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Old 03-02-18, 10:55 PM   #11
Chippie
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Variable Frequency Drive - little gizmo which takes in your normal domestic supply and spits out three-phase, with the benefit that you can alter the frequency and thus the speed.

NHH
Nice little IMO inverter, very reliable and reasonably priced...
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Old 03-02-18, 11:10 PM   #12
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Variable Frequency Drive - little gizmo which takes in your normal domestic supply and spits out three-phase, with the benefit that you can alter the frequency and thus the speed.

NHH
Ah I see, that looks good
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Old 03-02-18, 11:21 PM   #13
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Nice little IMO inverter, very reliable and reasonably priced...
The programming taxed my poor old analogue brain but apart from that, all good.

NHH
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Old 04-02-18, 09:48 AM   #14
Lister M
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Nice looking machine...

As an owner of several, converted to 3ph/vfd, lathes and milling machines, I have never aproached or bought from anyone like transwave....So unless you have deep pockets....go with them for whatever conversion suits your needs...

I can advise on what to buy if you need help......
Pockets dont have to be that deep, I am looking at finally converting my lathe to a three phase motor and Transwave can supply a motor, direct fit, VFD and control panel for 360, all I do is fit it and programme the VFD to my requirements.

Martin P
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Old 04-02-18, 10:15 AM   #15
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Have to say that my lathe runs much 'nicer' in a rather indefinable way since I went from single phase to three phase and VFD. So if the budget allows, I think it's worth sticking with the existing motor and investing in a convertor.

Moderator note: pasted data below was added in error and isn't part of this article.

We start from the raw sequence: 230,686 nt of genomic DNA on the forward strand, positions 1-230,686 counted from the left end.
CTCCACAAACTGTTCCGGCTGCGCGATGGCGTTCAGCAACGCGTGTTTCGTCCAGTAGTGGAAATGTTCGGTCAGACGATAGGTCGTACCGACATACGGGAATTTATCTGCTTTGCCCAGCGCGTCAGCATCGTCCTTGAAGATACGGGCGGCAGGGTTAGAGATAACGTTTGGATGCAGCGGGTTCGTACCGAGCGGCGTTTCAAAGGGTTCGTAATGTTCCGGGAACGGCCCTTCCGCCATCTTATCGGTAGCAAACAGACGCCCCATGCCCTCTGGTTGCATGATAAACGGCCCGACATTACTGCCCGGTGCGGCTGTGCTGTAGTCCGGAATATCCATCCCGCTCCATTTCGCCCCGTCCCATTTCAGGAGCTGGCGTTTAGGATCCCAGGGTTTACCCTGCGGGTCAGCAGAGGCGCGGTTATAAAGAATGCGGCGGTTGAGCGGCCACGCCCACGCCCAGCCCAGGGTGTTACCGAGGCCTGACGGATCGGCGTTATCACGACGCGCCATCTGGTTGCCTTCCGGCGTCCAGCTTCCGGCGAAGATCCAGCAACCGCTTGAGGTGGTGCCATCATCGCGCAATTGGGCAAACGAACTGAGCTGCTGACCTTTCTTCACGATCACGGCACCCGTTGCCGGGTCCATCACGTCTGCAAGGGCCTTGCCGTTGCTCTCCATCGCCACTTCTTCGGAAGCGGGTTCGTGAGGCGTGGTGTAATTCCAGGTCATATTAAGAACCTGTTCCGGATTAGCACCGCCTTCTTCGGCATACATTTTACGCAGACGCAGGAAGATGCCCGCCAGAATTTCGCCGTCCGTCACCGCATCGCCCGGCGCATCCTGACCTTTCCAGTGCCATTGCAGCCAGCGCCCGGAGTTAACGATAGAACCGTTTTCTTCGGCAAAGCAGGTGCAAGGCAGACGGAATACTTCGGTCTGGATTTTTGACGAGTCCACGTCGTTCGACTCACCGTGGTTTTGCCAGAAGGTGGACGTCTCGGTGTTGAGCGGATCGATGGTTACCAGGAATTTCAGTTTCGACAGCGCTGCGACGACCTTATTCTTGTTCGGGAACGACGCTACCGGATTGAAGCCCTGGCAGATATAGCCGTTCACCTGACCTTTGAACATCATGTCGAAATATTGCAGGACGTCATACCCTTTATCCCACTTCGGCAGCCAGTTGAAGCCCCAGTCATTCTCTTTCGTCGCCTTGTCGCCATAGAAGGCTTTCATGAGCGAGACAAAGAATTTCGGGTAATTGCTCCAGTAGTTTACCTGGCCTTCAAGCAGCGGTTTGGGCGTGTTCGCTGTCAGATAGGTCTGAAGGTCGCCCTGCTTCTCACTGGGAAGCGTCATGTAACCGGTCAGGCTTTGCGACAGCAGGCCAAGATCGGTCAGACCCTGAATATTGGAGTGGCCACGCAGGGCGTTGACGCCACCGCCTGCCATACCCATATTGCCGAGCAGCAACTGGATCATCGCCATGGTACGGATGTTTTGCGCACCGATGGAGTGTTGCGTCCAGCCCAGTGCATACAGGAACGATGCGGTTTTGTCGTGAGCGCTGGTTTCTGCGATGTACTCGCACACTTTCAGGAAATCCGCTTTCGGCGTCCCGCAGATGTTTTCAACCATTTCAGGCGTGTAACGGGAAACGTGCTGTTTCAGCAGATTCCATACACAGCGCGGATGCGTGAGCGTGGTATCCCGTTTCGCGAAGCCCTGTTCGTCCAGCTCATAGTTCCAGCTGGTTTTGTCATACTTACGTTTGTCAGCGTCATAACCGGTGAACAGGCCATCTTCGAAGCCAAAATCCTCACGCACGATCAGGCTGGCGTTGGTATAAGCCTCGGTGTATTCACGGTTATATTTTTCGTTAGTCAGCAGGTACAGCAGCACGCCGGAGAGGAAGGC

NHH
Definitely. My lathe was appauling during the time it had a single phase motor on it.
I now have a vfd on it.
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Old 04-02-18, 10:19 AM   #16
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I think your catch plate might be that big piece of chequer plate behind the lathe.
It is worth having and worth keeping clean to reflect the light around the work.
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Old 04-02-18, 01:31 PM   #17
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Catch Plate - Face Plate.

MP
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Old 04-02-18, 07:47 PM   #18
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Catch Plate - Face Plate.

MP
Well there's a thing
Not seen or used one of those before.
I guess you clamp your work to it with half a dozen G clamps and then go for 3000 rpm
Less dangerously.. i guess you turn things between two centres and use that as a drive
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Old 04-02-18, 09:06 PM   #19
Brian Davis
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Just done this with my Boxford. I bought a cheap vfd from eBay for 90 and installed it myself. I have the same motor as in your picture. Be aware that it is 415 3 phase even though it says 220 and 415. It wasn't just a case of changing the three bars over to make it 220v. I had to take it to a motor rewinder to change it over. Didn't cost a lot though. It's the difference between star and delta. I'm no expert.
I would definitely keep it 3 phase though, variable speed , reverse and motor braking are great.
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Old 05-02-18, 04:52 PM   #20
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Just done this with my Boxford. I bought a cheap vfd from eBay for 90 and installed it myself. I have the same motor as in your picture. Be aware that it is 415 3 phase even though it says 220 and 415. It wasn't just a case of changing the three bars over to make it 220v. I had to take it to a motor rewinder to change it over. Didn't cost a lot though. It's the difference between star and delta. I'm no expert.
I would definitely keep it 3 phase though, variable speed , reverse and motor braking are great.
Thanks Brian that is useful info.

I have spoken to Drivesdirect.co.uk, and basically if the motor is dual voltage (e.g. 220/415V) then it can be driven at either voltage. Of interest is the horsepower, that will determine the size (and cost) of the inverter required. I may need a new "pot-in-a-box" (whatever that is). I will need to know how to change over the motor voltage, so that would be good info ?

Basically I need to get the lathe home and in the shed so I can see what I have got.
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